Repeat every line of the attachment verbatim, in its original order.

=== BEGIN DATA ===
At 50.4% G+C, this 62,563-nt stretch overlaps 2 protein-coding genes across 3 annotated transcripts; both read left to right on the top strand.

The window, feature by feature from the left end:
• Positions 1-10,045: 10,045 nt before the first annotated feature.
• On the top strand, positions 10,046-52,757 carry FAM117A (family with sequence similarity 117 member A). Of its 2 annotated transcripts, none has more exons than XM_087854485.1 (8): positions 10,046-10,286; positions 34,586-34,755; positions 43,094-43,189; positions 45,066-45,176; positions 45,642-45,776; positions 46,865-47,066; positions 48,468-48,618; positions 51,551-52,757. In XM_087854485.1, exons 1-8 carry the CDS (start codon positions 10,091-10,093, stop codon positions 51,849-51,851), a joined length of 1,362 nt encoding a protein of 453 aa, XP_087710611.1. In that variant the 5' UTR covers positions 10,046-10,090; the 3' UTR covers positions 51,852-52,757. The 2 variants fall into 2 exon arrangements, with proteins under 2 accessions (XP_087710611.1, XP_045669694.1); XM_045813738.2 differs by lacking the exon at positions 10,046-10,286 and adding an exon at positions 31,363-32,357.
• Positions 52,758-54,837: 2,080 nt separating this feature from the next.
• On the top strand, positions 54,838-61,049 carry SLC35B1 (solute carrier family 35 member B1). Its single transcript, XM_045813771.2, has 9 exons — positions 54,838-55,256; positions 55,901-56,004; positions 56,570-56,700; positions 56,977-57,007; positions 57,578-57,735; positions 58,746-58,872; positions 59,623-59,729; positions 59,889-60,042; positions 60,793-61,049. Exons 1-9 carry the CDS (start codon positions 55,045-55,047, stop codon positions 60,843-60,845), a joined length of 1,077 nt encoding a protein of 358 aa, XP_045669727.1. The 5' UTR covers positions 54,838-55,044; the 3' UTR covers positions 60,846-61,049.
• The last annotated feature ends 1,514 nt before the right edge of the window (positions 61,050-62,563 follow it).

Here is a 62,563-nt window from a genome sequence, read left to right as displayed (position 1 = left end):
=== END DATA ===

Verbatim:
At 50.4% G+C, this 62,563-nt stretch overlaps 2 protein-coding genes across 3 annotated transcripts; both read left to right on the top strand.

The window, feature by feature from the left end:
• Positions 1-10,045: 10,045 nt before the first annotated feature.
• On the top strand, positions 10,046-52,757 carry FAM117A (family with sequence similarity 117 member A). Of its 2 annotated transcripts, none has more exons than XM_087854485.1 (8): positions 10,046-10,286; positions 34,586-34,755; positions 43,094-43,189; positions 45,066-45,176; positions 45,642-45,776; positions 46,865-47,066; positions 48,468-48,618; positions 51,551-52,757. In XM_087854485.1, exons 1-8 carry the CDS (start codon positions 10,091-10,093, stop codon positions 51,849-51,851), a joined length of 1,362 nt encoding a protein of 453 aa, XP_087710611.1. In that variant the 5' UTR covers positions 10,046-10,090; the 3' UTR covers positions 51,852-52,757. The 2 variants fall into 2 exon arrangements, with proteins under 2 accessions (XP_087710611.1, XP_045669694.1); XM_045813738.2 differs by lacking the exon at positions 10,046-10,286 and adding an exon at positions 31,363-32,357.
• Positions 52,758-54,837: 2,080 nt separating this feature from the next.
• On the top strand, positions 54,838-61,049 carry SLC35B1 (solute carrier family 35 member B1). Its single transcript, XM_045813771.2, has 9 exons — positions 54,838-55,256; positions 55,901-56,004; positions 56,570-56,700; positions 56,977-57,007; positions 57,578-57,735; positions 58,746-58,872; positions 59,623-59,729; positions 59,889-60,042; positions 60,793-61,049. Exons 1-9 carry the CDS (start codon positions 55,045-55,047, stop codon positions 60,843-60,845), a joined length of 1,077 nt encoding a protein of 358 aa, XP_045669727.1. The 5' UTR covers positions 54,838-55,044; the 3' UTR covers positions 60,846-61,049.
• The last annotated feature ends 1,514 nt before the right edge of the window (positions 61,050-62,563 follow it).

Here is a 62,563-nt window from a genome sequence, read left to right as displayed (position 1 = left end):